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Like many rodeo events, the roots of tie-down roping can be traced back to the working ranches of the Old West. Of course, being quick and accurate with a rope has always been a large part of this event, but as it evolved, being a quick sprinter as well as a good horseman, has become necessary to win.
The roper begins his run from “the box”—a three-sided fenced area, with a barrier rope across the open front. The box is adjacent to a chute, containing the calf, that opens towards the arena. One end of the breakaway barrier is looped around the calf’s neck, and is released as soon as the calf reaches its advantage point, which is determined by the length of the arena. If the roper breaks the barrier before the calf receives its head start, a 10-second penalty is added to his final time.
As the calf is caught by the cowboy’s loop, the horse is trained to come to a stop and begin to pull back to remove any slack out of the rope without dragging the calf. With a quick dismount and a sprint down his rope to the calf, the contestant turns the calf by hand, referred to as “flanking”. If the calf is not standing when the cowboy reaches it, he must allow the calf to stand before he proceeds to flank it.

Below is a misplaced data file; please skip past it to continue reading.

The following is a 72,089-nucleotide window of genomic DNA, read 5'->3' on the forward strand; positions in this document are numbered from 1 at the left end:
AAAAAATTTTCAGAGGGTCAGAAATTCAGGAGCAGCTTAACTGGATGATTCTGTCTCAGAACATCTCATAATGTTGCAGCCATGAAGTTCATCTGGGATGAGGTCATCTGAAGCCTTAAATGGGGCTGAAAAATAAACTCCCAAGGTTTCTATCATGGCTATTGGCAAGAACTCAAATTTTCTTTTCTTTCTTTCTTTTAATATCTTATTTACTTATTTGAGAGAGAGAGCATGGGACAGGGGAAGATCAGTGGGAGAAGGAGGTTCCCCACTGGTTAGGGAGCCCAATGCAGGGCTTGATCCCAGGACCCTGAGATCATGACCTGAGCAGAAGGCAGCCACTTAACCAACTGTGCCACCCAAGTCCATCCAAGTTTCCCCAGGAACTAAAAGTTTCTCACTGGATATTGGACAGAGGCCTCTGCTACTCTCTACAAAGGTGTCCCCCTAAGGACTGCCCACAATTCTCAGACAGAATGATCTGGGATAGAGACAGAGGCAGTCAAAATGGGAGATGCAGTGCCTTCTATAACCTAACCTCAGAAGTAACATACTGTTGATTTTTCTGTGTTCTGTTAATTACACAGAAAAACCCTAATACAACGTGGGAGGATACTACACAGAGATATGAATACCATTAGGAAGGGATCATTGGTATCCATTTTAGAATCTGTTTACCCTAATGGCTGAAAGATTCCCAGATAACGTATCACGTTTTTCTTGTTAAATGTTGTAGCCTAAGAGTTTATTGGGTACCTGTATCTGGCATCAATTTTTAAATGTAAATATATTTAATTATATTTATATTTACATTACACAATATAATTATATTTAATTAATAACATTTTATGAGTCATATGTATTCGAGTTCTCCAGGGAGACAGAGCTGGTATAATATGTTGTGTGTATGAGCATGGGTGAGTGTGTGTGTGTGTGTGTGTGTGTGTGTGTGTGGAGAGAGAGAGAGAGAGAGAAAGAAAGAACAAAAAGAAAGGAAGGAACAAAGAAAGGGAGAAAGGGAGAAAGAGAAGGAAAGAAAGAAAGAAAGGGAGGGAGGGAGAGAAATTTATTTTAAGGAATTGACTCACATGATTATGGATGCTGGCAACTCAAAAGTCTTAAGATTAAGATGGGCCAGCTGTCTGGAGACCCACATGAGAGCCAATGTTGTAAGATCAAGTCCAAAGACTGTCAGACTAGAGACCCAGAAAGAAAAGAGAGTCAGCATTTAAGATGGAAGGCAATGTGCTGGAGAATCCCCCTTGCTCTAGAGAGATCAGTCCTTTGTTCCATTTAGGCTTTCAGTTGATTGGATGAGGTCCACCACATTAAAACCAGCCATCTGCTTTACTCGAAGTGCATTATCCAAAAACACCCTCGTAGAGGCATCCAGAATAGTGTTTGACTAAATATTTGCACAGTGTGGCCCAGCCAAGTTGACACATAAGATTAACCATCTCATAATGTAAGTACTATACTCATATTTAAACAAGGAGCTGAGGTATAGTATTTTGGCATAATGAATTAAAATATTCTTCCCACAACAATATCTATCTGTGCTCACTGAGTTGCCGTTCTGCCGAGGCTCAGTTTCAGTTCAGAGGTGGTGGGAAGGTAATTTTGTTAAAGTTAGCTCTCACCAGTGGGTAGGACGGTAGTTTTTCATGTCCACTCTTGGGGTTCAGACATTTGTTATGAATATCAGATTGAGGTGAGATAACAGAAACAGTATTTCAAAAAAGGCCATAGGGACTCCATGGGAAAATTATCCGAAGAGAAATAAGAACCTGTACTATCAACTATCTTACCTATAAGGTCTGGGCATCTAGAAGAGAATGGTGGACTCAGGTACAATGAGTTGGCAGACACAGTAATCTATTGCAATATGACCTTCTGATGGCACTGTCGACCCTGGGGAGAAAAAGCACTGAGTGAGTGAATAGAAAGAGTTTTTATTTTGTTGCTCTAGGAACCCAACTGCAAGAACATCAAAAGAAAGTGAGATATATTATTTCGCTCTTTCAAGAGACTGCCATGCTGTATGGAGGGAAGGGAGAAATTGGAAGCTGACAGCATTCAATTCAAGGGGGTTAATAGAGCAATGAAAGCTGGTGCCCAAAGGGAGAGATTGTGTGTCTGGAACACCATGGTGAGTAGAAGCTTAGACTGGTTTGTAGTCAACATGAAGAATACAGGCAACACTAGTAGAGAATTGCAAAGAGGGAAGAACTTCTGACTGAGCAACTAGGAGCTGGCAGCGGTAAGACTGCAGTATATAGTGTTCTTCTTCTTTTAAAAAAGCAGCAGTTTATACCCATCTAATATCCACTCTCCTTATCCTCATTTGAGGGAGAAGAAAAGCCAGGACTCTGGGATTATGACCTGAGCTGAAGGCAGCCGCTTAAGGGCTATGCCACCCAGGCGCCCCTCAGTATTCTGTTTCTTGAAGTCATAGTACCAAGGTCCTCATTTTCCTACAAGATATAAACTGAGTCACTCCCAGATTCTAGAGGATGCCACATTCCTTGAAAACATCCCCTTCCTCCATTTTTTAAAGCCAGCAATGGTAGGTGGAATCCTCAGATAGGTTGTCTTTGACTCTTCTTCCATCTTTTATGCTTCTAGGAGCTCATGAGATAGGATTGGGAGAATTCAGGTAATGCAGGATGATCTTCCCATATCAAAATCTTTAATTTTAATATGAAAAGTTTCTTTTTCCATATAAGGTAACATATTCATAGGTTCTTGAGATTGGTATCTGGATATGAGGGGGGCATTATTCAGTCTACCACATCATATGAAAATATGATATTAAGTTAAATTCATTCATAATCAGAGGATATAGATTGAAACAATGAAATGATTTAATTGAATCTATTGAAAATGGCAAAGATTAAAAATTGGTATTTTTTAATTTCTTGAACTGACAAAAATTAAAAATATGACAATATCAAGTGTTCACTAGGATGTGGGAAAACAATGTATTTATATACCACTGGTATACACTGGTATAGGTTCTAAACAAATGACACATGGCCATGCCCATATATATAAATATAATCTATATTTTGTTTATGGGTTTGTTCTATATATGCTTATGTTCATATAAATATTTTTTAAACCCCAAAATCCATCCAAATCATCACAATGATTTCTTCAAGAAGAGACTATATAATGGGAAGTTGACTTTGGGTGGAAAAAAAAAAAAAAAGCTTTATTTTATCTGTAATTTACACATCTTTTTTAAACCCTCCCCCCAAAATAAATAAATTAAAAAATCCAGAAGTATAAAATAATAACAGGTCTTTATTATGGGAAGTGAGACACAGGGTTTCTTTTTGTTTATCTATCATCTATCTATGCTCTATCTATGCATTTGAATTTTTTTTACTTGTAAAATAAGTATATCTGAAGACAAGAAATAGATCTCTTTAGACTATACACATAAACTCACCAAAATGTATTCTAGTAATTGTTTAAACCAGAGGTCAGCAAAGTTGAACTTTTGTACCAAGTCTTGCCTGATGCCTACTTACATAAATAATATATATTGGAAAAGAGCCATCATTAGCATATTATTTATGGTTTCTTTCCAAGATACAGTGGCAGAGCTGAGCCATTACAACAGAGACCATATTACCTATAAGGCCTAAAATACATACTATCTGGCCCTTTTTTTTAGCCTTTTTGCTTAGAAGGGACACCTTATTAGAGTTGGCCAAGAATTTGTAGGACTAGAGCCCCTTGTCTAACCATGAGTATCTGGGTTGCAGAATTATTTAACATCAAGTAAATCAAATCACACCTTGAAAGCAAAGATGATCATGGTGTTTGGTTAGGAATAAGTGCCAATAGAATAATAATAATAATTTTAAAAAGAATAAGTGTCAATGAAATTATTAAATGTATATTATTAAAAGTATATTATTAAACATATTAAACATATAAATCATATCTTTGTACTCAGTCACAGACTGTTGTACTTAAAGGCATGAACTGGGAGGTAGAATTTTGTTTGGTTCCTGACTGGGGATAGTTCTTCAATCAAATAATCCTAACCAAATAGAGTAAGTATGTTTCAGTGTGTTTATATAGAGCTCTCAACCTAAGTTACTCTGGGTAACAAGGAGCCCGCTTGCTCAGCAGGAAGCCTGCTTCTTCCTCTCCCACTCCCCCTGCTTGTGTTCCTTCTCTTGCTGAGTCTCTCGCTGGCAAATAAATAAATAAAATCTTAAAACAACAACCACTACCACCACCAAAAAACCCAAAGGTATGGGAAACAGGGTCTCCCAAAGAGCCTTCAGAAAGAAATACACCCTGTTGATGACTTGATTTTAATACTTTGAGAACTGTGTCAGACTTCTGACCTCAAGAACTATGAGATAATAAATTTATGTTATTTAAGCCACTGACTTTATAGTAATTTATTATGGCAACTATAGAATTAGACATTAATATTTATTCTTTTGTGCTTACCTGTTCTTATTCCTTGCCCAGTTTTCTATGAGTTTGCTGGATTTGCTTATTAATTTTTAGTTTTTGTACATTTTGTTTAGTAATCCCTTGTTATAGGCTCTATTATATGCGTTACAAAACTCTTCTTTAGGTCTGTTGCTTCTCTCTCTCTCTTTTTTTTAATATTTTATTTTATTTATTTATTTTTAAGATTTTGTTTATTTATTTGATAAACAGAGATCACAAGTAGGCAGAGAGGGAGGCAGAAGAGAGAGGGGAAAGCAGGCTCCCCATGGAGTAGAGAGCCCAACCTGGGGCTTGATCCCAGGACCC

Once flanked, the roper ties any three of the animal’s legs together with a “pigging string”—a short looped rope he clenches in his teeth during the run. To signal that his run is complete, the contestant throws his hands in the air. He then remounts his horse and rides forward to create more slack in the line while waiting six agonizing seconds to ensure that the calf does not kick free. If the pigging string does not hold the calf, the roper receives no time.
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